The survey from Hyundai spoke to 2,000 motorists and found 18 percent struggled to get back to normal behind the wheel of their car. A total of 28 percent reported stalling their car, 21 percent had scraped their wheels on the curb, while 12 percent said they had forgotten which side they filled up or charged their car. Kate Rock-Rees, of Goodyear, spoke to express.co.uk about steps motorists can take to help reacclimatise themselves to driving and avoid difficulties: “It’s vital that you make sure your tyres are still in good condition.
“If you haven’t been using your vehicle, it’s likely that the tyre pressures won’t have been checked since before lockdown, so addressing this should be a top priority.
“Even when a car isn’t being driven, its tyres can still lose pressure, meaning they may be under inflated when you get back onto the road.
“Check your optimum pressure in the owner’s handbook, filler cap or on the door sill, and use a pressure gauge to ensure your tyres are properly inflated.”
Ms Rock-Rees also explained other steps that should be taken before driving and again after a long absence due to lockdown.
Britons are driving less due to lockdown
The Government has extended MOTs
She explained: “Likewise, having a vehicle’s full weight sitting for weeks on end upon a single section of tyre may cause flat spots to develop.
“These patches of worn-down tread will unbalance the wheel, causing it to vibrate and affecting the vehicle’s handling when it returns to the road. If you do notice these tell-tale signs, you should have the tyre inspected as soon as possible by a professional.
“You may even find that your tyres harden after going unused for extensive periods of time, which can, in turn, lead to the sidewalls cracking. Inspect your tyres for cracks before setting off and, just as you would with a flat spot, have any that you find inspected by a professional.”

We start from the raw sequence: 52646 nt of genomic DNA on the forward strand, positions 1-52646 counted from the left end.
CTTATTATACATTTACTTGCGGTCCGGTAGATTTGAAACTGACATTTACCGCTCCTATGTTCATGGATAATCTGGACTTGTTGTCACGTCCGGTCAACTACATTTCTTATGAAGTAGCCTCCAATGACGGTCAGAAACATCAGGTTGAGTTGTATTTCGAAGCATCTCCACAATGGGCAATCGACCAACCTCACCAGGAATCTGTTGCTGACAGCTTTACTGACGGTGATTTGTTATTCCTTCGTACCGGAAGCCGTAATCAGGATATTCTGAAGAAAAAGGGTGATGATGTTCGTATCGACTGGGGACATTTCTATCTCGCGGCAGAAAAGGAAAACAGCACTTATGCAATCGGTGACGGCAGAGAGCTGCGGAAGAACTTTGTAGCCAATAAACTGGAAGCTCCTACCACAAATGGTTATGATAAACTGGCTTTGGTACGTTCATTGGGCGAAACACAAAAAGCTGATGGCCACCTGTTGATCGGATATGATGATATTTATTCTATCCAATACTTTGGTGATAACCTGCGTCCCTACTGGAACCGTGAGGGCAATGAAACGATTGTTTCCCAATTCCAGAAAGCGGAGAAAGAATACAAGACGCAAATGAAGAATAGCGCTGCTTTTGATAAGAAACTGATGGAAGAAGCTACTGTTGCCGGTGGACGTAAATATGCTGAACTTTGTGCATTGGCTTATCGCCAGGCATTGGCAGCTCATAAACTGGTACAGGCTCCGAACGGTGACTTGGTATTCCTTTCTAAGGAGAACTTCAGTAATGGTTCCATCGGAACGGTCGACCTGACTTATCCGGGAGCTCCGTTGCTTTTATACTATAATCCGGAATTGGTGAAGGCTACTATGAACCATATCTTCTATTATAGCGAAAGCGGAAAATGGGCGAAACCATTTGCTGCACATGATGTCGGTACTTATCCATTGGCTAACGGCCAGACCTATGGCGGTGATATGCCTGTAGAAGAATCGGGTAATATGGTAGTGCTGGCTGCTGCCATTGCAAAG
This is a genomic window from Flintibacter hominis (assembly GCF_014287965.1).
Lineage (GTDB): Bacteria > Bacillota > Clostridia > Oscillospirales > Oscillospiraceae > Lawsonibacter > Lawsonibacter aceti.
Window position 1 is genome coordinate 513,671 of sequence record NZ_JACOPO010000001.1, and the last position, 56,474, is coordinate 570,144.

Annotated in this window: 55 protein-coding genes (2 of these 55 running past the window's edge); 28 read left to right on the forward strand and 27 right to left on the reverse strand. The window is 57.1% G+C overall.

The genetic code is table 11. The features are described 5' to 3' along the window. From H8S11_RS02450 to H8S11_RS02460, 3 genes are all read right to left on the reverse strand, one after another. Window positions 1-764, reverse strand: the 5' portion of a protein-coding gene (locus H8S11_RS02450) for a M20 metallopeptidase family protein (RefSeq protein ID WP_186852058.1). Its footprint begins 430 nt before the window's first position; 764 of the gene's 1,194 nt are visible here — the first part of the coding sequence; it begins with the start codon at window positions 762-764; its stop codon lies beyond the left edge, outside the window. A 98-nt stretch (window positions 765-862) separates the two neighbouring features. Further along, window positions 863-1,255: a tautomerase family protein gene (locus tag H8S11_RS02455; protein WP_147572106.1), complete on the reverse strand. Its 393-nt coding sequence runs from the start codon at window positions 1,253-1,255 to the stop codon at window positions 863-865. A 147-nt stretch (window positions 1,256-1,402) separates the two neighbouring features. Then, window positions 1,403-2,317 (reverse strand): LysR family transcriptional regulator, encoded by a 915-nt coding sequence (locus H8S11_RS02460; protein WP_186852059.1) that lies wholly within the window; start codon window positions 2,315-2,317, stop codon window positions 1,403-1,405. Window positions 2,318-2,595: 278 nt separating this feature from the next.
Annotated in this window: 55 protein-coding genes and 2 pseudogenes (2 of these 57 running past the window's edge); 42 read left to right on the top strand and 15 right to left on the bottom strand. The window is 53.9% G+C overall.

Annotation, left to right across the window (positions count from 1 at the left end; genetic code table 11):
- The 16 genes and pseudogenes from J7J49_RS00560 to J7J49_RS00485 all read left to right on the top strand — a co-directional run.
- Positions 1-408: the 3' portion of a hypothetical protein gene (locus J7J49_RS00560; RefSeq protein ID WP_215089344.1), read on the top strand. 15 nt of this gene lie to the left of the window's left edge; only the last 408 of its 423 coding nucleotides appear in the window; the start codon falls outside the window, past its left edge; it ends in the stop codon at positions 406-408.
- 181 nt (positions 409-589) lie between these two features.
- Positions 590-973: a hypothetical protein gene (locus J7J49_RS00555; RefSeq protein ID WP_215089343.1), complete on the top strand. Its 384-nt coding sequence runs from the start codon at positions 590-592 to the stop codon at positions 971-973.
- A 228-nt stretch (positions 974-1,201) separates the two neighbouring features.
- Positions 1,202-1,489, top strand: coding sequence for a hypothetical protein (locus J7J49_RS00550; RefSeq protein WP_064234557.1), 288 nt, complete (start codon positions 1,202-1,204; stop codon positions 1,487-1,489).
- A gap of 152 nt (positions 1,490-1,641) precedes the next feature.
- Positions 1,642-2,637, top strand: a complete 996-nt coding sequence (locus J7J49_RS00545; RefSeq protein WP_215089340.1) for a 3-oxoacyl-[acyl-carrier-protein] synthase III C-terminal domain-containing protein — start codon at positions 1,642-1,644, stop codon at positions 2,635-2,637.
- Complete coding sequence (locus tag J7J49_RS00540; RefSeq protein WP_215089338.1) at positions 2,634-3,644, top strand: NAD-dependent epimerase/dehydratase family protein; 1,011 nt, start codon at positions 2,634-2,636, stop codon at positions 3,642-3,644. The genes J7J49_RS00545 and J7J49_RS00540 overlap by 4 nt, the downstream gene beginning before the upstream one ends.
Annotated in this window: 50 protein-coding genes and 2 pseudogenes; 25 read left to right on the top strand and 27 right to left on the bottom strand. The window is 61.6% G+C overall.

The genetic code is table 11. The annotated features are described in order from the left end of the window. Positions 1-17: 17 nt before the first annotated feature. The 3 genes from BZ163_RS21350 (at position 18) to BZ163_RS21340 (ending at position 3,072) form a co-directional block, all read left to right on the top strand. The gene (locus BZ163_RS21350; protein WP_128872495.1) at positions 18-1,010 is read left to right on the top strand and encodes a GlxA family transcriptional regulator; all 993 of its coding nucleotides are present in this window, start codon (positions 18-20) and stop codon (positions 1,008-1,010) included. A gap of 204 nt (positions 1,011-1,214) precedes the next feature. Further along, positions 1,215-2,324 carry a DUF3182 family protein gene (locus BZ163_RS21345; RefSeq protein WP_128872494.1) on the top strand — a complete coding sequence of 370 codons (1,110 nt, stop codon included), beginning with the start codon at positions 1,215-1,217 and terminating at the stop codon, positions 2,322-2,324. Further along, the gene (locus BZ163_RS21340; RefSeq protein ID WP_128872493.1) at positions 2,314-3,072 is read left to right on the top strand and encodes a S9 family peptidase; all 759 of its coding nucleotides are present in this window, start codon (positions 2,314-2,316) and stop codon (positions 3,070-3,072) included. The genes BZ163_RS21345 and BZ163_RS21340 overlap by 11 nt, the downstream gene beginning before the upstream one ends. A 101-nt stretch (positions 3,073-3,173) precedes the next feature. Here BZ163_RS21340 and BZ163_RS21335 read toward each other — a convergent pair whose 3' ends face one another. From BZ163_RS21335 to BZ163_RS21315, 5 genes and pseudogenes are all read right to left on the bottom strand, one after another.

On average, a car in Britain is driven 583 miles per month.
The survey data came from Hyundai
But the data in this survey showed that it had dropped to just 90 miles as people remain at home.
Ian McIntosh, CEO of RED Driving School, said as more drivers return to their cars, there may be a greater risk of accidents, due to the drivers being out of practice or lacking confidence.
Mr McIntosh added: “Unfortunately, we may see a higher level than normal of collisions and speeding offences as drivers return to the roads.
“We strongly urge all drivers to be aware of this risk and drive accordingly.
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“To mitigate the risks, drivers should start small. Rather than taking your first journey during rush hour or heading off down the motorway, try a local, familiar route at a quieter time of day. Practice in dry weather and during daylight hours.”
He added it was important to check batteries, lights, tyres, horns and indicators and to “top up your oil and water if required”.
The Government has extended MOTS which were due to expire after March 30 for six months and Mr McIntosh urged drivers who have benefited from this extension to make sure they get their car looked at.
He summarised his recommendations in a four-point plan.
He explained: “Check your battery levels and tyre pressure, as well as lights, indicators, and horn, and oil and water levels. Checking this at home could avoid a breakdown or accident further down the line.
“If you haven’t driven for a while it’s important that you’re able to focus fully on the road when you head back out. Avoid taking passengers with you at first if you can, switch off the radio and of course keep your mobile phone off.
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“Roads are likely to be quieter than usual, making it more difficult to watch your speed. Take the time to remind yourself of the different UK speed limits and plan journeys to make sure you’re not in a rush.
“Remember the two second rule to keep a safe distance from other drivers on the road. In normal weather conditions, drivers should stay at least two seconds behind any other vehicle to reduce the risk of collision.”
Later this month, further lockdown restrictions are set to be eased, with non-essential shops set to open on June 15 in England.